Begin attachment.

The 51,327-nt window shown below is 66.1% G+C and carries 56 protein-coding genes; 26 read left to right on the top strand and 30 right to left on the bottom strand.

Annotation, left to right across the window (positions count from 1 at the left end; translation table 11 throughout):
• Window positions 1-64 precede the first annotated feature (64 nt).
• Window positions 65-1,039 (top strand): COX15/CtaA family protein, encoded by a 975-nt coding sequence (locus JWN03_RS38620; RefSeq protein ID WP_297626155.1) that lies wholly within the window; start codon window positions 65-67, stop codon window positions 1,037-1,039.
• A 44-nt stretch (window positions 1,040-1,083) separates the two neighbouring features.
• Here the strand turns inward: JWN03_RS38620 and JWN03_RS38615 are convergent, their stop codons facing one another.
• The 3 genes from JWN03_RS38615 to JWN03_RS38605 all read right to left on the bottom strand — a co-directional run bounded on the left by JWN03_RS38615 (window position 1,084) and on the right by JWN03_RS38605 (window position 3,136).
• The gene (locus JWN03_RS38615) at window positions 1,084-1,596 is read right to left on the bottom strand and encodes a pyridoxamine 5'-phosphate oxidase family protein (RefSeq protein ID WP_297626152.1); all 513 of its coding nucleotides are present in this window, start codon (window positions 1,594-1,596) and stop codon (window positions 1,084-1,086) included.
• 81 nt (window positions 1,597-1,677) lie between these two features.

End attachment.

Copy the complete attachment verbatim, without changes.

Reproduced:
The 51,327-nt window shown below is 66.1% G+C and carries 56 protein-coding genes; 26 read left to right on the top strand and 30 right to left on the bottom strand.

Annotation, left to right across the window (positions count from 1 at the left end; translation table 11 throughout):
• Window positions 1-64 precede the first annotated feature (64 nt).
• Window positions 65-1,039 (top strand): COX15/CtaA family protein, encoded by a 975-nt coding sequence (locus JWN03_RS38620; RefSeq protein ID WP_297626155.1) that lies wholly within the window; start codon window positions 65-67, stop codon window positions 1,037-1,039.
• A 44-nt stretch (window positions 1,040-1,083) separates the two neighbouring features.
• Here the strand turns inward: JWN03_RS38620 and JWN03_RS38615 are convergent, their stop codons facing one another.
• The 3 genes from JWN03_RS38615 to JWN03_RS38605 all read right to left on the bottom strand — a co-directional run bounded on the left by JWN03_RS38615 (window position 1,084) and on the right by JWN03_RS38605 (window position 3,136).
• The gene (locus JWN03_RS38615) at window positions 1,084-1,596 is read right to left on the bottom strand and encodes a pyridoxamine 5'-phosphate oxidase family protein (RefSeq protein ID WP_297626152.1); all 513 of its coding nucleotides are present in this window, start codon (window positions 1,594-1,596) and stop codon (window positions 1,084-1,086) included.
• 81 nt (window positions 1,597-1,677) lie between these two features.